Many businesses struggle to assign appropriate budget to customer acquisition and retention marketing.

Many businesses struggle to assign appropriate budget to customer acquisition and retention marketing. Time and time again I see businesses (re)allocate their budgets in favour of customer acquisition in an attempt to grow their database and revenue intake.

In this blog, I’ll help you understand the importance of customer lifetime value and the different metrics associated with it. By the end of this post, you will be able to make more informed, data driven decisions to help budget your marketing spend.

Why is Customer Lifetime Value important?

According to David Skok, the reason why many start-ups die is because their business model often looks like this:

 

An out of balance business model

 

 

What businesses tend to often do is focus on the actual average order value of the present customer as opposed to investing in what happens after the conversion. What does this mean? It’s not about tipping the scale in favour of the customer retention marketing strategy, it’s about having a balance in the business model.

Skok also points out in his article that this ultimately helps improve your customer lifetime value and places an emphasis on continuous optimisation.

You should always be investing to continually improving a product, however if we don’t focus on how to make our existing customers happy, the cost of acquiring a customer can greatly outweigh the amount we can make from an existing one.

The whole point to improving your customer lifetime value is to create this balance in your business model that will allow you to offset the unavoidable high cost factors within the business as seen below (marketing, low customer satisfaction, high churn rates).

What can drive the balance

 

Customer Acquisition Costs

If you’re familiar with PPC metrics then it’ll be a piece of cake finding your way around acquisition costs. To find your customer acquisition cost, we divide the total amount of marketing pounds by the amount of customers that come from those marketing efforts.

Cost per customer = marketing spend / number of customers

Similar to the PPC approach, we are able to break this down further by looking at:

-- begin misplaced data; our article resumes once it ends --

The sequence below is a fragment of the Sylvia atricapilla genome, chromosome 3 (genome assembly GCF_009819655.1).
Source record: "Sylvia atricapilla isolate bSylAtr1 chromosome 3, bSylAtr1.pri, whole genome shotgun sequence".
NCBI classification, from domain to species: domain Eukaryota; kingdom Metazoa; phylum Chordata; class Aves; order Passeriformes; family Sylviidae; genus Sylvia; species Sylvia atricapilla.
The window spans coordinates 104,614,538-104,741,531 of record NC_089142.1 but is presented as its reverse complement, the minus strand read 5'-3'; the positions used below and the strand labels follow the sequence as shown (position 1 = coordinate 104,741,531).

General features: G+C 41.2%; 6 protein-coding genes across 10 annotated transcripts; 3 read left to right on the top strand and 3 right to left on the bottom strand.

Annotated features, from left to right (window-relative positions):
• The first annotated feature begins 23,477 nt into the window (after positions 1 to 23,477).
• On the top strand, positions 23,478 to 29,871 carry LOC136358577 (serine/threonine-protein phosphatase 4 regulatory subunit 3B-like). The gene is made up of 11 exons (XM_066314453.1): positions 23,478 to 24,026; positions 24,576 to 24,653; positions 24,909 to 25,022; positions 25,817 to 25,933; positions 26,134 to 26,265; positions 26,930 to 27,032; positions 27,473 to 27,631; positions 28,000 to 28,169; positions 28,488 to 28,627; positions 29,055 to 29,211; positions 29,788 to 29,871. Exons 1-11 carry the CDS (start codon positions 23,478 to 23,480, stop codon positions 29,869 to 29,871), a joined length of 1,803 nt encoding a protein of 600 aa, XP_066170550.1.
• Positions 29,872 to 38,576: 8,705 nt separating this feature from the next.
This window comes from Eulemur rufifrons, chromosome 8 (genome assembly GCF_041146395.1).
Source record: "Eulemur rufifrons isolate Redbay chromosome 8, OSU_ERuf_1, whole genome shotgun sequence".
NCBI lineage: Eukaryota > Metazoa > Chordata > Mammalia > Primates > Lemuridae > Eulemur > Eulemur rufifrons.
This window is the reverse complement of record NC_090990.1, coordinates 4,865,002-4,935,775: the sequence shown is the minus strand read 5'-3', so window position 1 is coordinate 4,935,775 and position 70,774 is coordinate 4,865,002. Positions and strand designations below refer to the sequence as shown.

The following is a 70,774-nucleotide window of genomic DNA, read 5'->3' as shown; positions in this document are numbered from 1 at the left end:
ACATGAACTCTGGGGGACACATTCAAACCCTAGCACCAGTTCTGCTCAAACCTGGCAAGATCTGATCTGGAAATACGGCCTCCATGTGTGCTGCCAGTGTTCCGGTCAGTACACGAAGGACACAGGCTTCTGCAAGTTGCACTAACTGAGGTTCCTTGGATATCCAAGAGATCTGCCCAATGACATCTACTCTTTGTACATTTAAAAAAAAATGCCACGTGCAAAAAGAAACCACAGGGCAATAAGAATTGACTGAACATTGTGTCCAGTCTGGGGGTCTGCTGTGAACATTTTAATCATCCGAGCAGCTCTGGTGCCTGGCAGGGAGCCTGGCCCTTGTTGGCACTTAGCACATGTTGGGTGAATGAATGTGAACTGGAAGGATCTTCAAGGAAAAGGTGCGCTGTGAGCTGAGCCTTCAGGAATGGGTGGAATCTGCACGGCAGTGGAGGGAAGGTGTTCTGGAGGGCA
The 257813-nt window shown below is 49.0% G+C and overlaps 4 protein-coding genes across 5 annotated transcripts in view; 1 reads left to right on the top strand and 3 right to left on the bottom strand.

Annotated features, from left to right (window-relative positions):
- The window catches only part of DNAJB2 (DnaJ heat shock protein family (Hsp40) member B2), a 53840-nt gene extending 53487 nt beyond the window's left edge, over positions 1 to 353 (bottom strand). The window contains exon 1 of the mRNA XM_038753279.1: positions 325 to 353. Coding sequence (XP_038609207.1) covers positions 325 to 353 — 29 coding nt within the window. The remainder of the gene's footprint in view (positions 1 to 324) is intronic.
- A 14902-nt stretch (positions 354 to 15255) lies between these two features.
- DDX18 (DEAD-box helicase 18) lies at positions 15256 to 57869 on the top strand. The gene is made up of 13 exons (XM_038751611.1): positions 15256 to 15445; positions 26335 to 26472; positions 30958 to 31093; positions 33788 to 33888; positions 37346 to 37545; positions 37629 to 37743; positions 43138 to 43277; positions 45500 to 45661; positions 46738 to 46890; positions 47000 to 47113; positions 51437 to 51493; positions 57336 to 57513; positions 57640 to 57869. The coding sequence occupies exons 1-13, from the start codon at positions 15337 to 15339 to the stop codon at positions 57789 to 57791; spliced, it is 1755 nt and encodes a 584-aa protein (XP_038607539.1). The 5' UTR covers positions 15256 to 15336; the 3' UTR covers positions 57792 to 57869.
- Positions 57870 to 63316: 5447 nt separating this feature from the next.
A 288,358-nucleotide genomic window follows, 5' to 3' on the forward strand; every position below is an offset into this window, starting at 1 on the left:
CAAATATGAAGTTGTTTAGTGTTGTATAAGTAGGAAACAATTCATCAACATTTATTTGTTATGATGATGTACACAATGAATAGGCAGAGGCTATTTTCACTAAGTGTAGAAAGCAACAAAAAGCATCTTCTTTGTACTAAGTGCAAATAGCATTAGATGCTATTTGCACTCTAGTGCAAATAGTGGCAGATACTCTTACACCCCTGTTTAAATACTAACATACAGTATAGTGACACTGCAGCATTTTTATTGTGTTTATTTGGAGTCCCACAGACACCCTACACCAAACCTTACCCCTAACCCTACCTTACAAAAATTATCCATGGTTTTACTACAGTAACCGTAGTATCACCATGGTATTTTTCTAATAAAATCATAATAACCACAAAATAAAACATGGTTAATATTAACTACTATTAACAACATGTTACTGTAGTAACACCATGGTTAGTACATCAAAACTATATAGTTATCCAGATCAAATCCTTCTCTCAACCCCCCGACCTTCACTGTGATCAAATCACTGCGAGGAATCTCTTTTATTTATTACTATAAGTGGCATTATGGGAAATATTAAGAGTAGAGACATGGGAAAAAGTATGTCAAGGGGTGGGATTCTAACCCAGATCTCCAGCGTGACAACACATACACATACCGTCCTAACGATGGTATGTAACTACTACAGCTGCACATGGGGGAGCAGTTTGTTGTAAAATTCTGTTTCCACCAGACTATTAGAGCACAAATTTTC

1. Cost of customer visits
  2. Cost of lead acquisition
  3. Cost of customer acquisition

In effect, this will give us a better idea of exactly where most of the spending is going. In a PPC scenario, if we saw the cost of customer acquisition is extremely high compared to the cost of lead acquisition, we can question whether the landing page is effective in relation to the keywords used and what users are doing on the page.

Using these values lets you explore new, less expensive avenues for acquisition and work on conversion optimisation.

Retention Rate

Before calculating the lifetime value of your customers, it’s a good idea to see how long they will be your customers for. To calculate your customer retention rate, it’s advisable to grab a sample of customers (50 or more) and find out:

a Number of customers at the end of a period
b Number of new customers acquired in the period
c Number of customers at the start of a period

Customer Retention Rate = ((a-b)/c)*100

Bear in mind to get the best from this algorithm you should segment your customer database into groups to give you an insight as to which groups have a longer lifetime.

Calculating a Customer Lifetime Value

Throughout this article we’ve discussed the importance of Customer Lifetime Value, so you’ll also need to know how to calculate this metric.

Customer Lifetime Value = (Average number of Sale) * (Number of Repeat Transactions)

To get a complete and accurate picture of the data, you must segment your customer database. If this was a social mobile phone game, your customer segments would be (example):

  • Those who buy extra equipment
  • Those who buy additional items
  • Those who do not buy
  • Those who pay for a membership

Using this data you’re able to correlate with other gamers to see who tends to have a longer lifetime and those who churn quickly.

  • Do those who have a membership buy additional items?
  • Is there a relationship with those who’ve not got a membership but buy additional equipment?
  • Do high churn customers buy any equipment or items?

Once a lifetime value of these customer segments are found, you will have a clear indicator of what types of customers bring the most value to your business. From this you can then make data driven decisions to strategise how much to invest in acquiring this type of customer or to increase lifetime value by cross and up-selling.

 

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